have had some seriously ugly and dated lighting in our dining room. It was so ugly, that two of the lamps tried to run away to hide. One got as far as the laundry room, but the other only made it a few feet away from the mother fixture. Operated by a different switch. On another circuit. Why? I don’t know.
With a new paint job, and reconfiguring this room a little (more on that later) the time had come to replace the lighting. Which is harder than it should be — lighting seems to fall into 2 categories, inexpensive and unattractive, or beautiful and wildly expensive. Naturally, I have an eye for the wildly expensive.
We thought we’d replace the runaway light with a recessed can light, to minimize the appearance. Either that, or make it go away all together. Wandering the aisles of Home Depot, we came across a knowledgeable employee, who introduced us to what we eventually selected — a retrofit LED can light. This light is an engineering marvel. It is a shallow fixture, designed for supremely easy installation into a standard 4-inch junction box. No cutting a bigger hole and all the rigmarole that comes with retrofitting a can light. The light is generated by a computer chip via the four tiny yellow diodes seen on the open lamp in the photo on the right. The computer chip is beneath, protected by the lamp housing. The plastic light diffusing lens snaps back into place following installation. It is amazingly bright.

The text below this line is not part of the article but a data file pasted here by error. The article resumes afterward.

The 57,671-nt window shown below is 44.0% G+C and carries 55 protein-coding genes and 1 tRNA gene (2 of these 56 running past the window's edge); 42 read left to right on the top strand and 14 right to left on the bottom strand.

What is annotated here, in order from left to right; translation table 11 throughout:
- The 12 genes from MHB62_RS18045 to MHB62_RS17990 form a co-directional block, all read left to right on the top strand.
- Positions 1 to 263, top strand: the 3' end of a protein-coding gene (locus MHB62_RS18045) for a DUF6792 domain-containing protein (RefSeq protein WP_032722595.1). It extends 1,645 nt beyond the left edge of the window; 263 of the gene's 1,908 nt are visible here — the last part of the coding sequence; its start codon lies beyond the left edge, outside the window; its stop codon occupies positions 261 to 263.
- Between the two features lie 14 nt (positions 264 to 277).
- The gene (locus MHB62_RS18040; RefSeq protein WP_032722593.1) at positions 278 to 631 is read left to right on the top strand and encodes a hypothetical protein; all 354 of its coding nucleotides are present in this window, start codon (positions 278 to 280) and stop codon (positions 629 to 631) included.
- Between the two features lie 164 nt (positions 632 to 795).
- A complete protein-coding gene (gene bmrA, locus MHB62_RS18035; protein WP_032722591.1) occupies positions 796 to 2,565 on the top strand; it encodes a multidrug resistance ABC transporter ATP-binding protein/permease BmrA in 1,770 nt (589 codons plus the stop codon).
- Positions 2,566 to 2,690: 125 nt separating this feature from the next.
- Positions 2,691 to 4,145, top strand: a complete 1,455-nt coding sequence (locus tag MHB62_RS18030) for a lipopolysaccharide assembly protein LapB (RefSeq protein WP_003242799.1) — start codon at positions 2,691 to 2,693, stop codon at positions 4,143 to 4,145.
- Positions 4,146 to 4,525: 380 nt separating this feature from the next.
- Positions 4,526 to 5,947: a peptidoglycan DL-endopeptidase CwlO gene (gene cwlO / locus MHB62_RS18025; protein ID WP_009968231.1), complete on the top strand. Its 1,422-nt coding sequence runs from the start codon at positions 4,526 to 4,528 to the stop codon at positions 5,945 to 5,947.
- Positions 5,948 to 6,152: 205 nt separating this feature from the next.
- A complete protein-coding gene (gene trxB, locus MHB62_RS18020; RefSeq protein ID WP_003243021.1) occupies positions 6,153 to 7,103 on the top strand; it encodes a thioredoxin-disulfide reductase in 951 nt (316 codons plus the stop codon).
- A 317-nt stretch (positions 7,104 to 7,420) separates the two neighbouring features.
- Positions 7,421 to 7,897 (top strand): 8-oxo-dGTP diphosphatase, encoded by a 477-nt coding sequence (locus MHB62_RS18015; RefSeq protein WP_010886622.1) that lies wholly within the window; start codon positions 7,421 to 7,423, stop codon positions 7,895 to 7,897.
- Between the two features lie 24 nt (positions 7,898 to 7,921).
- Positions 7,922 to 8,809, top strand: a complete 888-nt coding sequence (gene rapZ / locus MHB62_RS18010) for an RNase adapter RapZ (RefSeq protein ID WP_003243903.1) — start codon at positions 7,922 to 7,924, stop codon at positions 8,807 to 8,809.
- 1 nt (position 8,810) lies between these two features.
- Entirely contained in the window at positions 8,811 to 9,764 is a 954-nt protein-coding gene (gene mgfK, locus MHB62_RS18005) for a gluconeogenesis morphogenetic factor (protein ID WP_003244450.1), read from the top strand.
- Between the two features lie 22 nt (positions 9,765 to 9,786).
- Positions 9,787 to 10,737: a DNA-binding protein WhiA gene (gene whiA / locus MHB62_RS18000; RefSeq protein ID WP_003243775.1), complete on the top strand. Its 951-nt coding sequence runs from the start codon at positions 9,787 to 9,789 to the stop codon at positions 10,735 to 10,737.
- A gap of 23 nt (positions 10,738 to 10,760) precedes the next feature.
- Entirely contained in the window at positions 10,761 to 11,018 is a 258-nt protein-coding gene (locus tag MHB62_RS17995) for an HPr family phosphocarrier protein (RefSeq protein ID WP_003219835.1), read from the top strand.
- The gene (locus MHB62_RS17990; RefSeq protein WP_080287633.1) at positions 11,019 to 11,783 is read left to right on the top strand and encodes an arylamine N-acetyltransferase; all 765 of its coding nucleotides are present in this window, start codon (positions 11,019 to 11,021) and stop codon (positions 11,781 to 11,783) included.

Of course, in our situation it wasn’t quite that easy (because it never is). The junction boxes in our dining room were 3-inch boxes, sigh. This required swapping them out for modern 4-inch boxes, not difficult, just another step in what was supposed to be an easy task. Ah well, that’s how it usually goes. While Dan replaced the box, I painted the lights to match the new ceiling color. Soon enough the runaway was replaced. The other lamp, by the doors to the dining room/kitchen and the laundry room, is also in, but we still need to do a little ceiling repair to smooth out the ceiling where the old light fixture was. That fixture was not my favorite style, but OK, just a little big for the space, and several times suffered close calls with destruction when we were moving furniture, lumber, etc. So that light moved upstairs to a bedroom which needed an update.
Finally, we replaced the main light fixture. This was the difficult one, we looked and looked but could not find something we liked for less than $350, way over budget. Finally, Dan had a brilliant idea. We selected a basic boob light, and around it, we’ll stencil a subtle mariner’s compass. The boob light will become the center of the compass and will look far less boobish. We both love the idea. So for now, the boob light is installed, sans stencil. I hope we’ll get to it soon.
Overall, I’m really pleased. The LED lights use far, far less energy than conventional incandescent bulbs. The can lights really are not very noticeable in the ceiling, yet we have light when we need it. The light quality is not the same, even with warm LED bulbs — it is a little too reminiscent of the dreadful compact fluorescent bulbs of a few years ago that made us all look ill, but for lights that are primarily used for a purpose rather than general lighting, they work. I would highly recommend the LED fixture for anyone looking to replace traditional lighting with can lights, these are terrific.